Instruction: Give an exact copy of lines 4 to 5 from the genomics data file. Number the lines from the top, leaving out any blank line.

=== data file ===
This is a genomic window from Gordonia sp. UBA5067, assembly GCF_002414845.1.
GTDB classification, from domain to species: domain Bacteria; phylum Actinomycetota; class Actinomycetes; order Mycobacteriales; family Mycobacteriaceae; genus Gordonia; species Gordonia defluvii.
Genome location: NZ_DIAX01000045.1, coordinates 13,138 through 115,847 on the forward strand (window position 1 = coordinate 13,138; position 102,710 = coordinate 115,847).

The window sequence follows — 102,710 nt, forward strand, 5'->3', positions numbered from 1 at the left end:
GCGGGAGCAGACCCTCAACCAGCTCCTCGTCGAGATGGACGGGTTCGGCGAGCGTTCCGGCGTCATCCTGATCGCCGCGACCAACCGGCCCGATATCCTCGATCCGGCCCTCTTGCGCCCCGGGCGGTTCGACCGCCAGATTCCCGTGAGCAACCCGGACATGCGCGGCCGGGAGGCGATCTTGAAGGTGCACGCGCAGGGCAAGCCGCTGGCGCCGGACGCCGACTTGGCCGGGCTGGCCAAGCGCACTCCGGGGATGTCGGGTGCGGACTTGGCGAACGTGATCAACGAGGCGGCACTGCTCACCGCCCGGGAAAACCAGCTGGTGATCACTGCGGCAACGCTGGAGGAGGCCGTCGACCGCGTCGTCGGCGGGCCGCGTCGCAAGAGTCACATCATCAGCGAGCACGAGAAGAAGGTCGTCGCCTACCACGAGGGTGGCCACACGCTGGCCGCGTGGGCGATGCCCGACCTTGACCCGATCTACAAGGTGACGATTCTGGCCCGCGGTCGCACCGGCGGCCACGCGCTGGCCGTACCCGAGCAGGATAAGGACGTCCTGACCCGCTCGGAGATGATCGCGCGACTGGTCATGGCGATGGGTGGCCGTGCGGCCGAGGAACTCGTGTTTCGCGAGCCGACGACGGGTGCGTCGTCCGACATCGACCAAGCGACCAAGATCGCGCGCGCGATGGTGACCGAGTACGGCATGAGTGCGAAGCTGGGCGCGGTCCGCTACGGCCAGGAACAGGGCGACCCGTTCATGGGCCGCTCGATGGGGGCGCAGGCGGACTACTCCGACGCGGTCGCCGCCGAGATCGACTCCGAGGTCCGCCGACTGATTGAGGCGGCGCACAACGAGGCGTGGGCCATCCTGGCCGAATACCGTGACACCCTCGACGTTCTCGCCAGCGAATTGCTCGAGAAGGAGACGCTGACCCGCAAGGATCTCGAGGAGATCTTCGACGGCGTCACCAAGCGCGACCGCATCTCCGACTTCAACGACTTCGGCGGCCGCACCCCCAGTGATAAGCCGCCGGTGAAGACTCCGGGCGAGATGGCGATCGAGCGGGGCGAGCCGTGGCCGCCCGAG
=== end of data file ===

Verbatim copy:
The window sequence follows — 102,710 nt, forward strand, 5'->3', positions numbered from 1 at the left end:
GCGGGAGCAGACCCTCAACCAGCTCCTCGTCGAGATGGACGGGTTCGGCGAGCGTTCCGGCGTCATCCTGATCGCCGCGACCAACCGGCCCGATATCCTCGATCCGGCCCTCTTGCGCCCCGGGCGGTTCGACCGCCAGATTCCCGTGAGCAACCCGGACATGCGCGGCCGGGAGGCGATCTTGAAGGTGCACGCGCAGGGCAAGCCGCTGGCGCCGGACGCCGACTTGGCCGGGCTGGCCAAGCGCACTCCGGGGATGTCGGGTGCGGACTTGGCGAACGTGATCAACGAGGCGGCACTGCTCACCGCCCGGGAAAACCAGCTGGTGATCACTGCGGCAACGCTGGAGGAGGCCGTCGACCGCGTCGTCGGCGGGCCGCGTCGCAAGAGTCACATCATCAGCGAGCACGAGAAGAAGGTCGTCGCCTACCACGAGGGTGGCCACACGCTGGCCGCGTGGGCGATGCCCGACCTTGACCCGATCTACAAGGTGACGATTCTGGCCCGCGGTCGCACCGGCGGCCACGCGCTGGCCGTACCCGAGCAGGATAAGGACGTCCTGACCCGCTCGGAGATGATCGCGCGACTGGTCATGGCGATGGGTGGCCGTGCGGCCGAGGAACTCGTGTTTCGCGAGCCGACGACGGGTGCGTCGTCCGACATCGACCAAGCGACCAAGATCGCGCGCGCGATGGTGACCGAGTACGGCATGAGTGCGAAGCTGGGCGCGGTCCGCTACGGCCAGGAACAGGGCGACCCGTTCATGGGCCGCTCGATGGGGGCGCAGGCGGACTACTCCGACGCGGTCGCCGCCGAGATCGACTCCGAGGTCCGCCGACTGATTGAGGCGGCGCACAACGAGGCGTGGGCCATCCTGGCCGAATACCGTGACACCCTCGACGTTCTCGCCAGCGAATTGCTCGAGAAGGAGACGCTGACCCGCAAGGATCTCGAGGAGATCTTCGACGGCGTCACCAAGCGCGACCGCATCTCCGACTTCAACGACTTCGGCGGCCGCACCCCCAGTGATAAGCCGCCGGTGAAGACTCCGGGCGAGATGGCGATCGAGCGGGGCGAGCCGTGGCCGCCCGAG